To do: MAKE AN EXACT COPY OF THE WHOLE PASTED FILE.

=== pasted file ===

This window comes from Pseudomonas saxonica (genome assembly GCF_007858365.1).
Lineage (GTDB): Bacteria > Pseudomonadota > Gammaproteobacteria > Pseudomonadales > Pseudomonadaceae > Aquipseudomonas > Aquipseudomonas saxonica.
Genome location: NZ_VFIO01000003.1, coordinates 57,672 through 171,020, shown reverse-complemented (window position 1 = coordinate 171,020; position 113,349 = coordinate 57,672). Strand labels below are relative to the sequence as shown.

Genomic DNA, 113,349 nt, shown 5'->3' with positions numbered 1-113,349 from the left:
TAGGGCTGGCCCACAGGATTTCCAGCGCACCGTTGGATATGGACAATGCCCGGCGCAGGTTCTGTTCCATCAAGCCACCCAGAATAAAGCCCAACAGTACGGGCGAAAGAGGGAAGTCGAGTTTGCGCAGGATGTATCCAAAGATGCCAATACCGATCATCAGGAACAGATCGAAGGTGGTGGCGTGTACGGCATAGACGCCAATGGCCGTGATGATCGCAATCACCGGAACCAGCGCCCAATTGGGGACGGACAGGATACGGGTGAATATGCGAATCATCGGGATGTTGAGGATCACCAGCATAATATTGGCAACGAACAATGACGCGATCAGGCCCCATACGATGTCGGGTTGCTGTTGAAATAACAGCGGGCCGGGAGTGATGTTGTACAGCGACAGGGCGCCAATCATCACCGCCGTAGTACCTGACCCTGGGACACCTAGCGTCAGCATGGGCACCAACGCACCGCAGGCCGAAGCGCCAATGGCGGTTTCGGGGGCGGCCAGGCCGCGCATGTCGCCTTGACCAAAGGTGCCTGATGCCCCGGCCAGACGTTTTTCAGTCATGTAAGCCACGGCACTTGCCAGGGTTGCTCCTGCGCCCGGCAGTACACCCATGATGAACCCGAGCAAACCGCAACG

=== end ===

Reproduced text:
This window comes from Pseudomonas saxonica (genome assembly GCF_007858365.1).
Lineage (GTDB): Bacteria > Pseudomonadota > Gammaproteobacteria > Pseudomonadales > Pseudomonadaceae > Aquipseudomonas > Aquipseudomonas saxonica.
Genome location: NZ_VFIO01000003.1, coordinates 57,672 through 171,020, shown reverse-complemented (window position 1 = coordinate 171,020; position 113,349 = coordinate 57,672). Strand labels below are relative to the sequence as shown.

Genomic DNA, 113,349 nt, shown 5'->3' with positions numbered 1-113,349 from the left:
TAGGGCTGGCCCACAGGATTTCCAGCGCACCGTTGGATATGGACAATGCCCGGCGCAGGTTCTGTTCCATCAAGCCACCCAGAATAAAGCCCAACAGTACGGGCGAAAGAGGGAAGTCGAGTTTGCGCAGGATGTATCCAAAGATGCCAATACCGATCATCAGGAACAGATCGAAGGTGGTGGCGTGTACGGCATAGACGCCAATGGCCGTGATGATCGCAATCACCGGAACCAGCGCCCAATTGGGGACGGACAGGATACGGGTGAATATGCGAATCATCGGGATGTTGAGGATCACCAGCATAATATTGGCAACGAACAATGACGCGATCAGGCCCCATACGATGTCGGGTTGCTGTTGAAATAACAGCGGGCCGGGAGTGATGTTGTACAGCGACAGGGCGCCAATCATCACCGCCGTAGTACCTGACCCTGGGACACCTAGCGTCAGCATGGGCACCAACGCACCGCAGGCCGAAGCGCCAATGGCGGTTTCGGGGGCGGCCAGGCCGCGCATGTCGCCTTGACCAAAGGTGCCTGATGCCCCGGCCAGACGTTTTTCAGTCATGTAAGCCACGGCACTTGCCAGGGTTGCTCCTGCGCCCGGCAGTACACCCATGATGAACCCGAGCAAACCGCAACG